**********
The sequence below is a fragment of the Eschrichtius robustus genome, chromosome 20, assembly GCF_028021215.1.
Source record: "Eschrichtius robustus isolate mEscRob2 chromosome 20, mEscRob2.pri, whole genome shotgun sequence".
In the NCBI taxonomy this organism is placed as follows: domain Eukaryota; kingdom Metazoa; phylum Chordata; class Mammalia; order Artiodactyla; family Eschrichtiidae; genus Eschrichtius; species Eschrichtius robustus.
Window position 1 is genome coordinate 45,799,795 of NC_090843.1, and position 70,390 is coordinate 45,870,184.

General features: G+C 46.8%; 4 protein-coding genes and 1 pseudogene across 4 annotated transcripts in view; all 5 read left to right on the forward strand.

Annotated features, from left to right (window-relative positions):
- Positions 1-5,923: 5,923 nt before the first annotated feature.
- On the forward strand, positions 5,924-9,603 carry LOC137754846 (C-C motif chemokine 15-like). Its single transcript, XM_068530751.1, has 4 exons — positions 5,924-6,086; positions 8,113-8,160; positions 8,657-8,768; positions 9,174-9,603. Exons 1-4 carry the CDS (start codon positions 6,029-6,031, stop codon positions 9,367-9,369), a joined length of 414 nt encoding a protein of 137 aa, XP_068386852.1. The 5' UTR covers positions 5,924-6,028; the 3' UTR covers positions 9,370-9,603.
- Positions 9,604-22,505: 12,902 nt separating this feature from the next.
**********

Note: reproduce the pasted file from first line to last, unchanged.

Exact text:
The sequence below is a fragment of the Eschrichtius robustus genome, chromosome 20, assembly GCF_028021215.1.
Source record: "Eschrichtius robustus isolate mEscRob2 chromosome 20, mEscRob2.pri, whole genome shotgun sequence".
In the NCBI taxonomy this organism is placed as follows: domain Eukaryota; kingdom Metazoa; phylum Chordata; class Mammalia; order Artiodactyla; family Eschrichtiidae; genus Eschrichtius; species Eschrichtius robustus.
Window position 1 is genome coordinate 45,799,795 of NC_090843.1, and position 70,390 is coordinate 45,870,184.

General features: G+C 46.8%; 4 protein-coding genes and 1 pseudogene across 4 annotated transcripts in view; all 5 read left to right on the forward strand.

Annotated features, from left to right (window-relative positions):
- Positions 1-5,923: 5,923 nt before the first annotated feature.
- On the forward strand, positions 5,924-9,603 carry LOC137754846 (C-C motif chemokine 15-like). Its single transcript, XM_068530751.1, has 4 exons — positions 5,924-6,086; positions 8,113-8,160; positions 8,657-8,768; positions 9,174-9,603. Exons 1-4 carry the CDS (start codon positions 6,029-6,031, stop codon positions 9,367-9,369), a joined length of 414 nt encoding a protein of 137 aa, XP_068386852.1. The 5' UTR covers positions 5,924-6,028; the 3' UTR covers positions 9,370-9,603.
- Positions 9,604-22,505: 12,902 nt separating this feature from the next.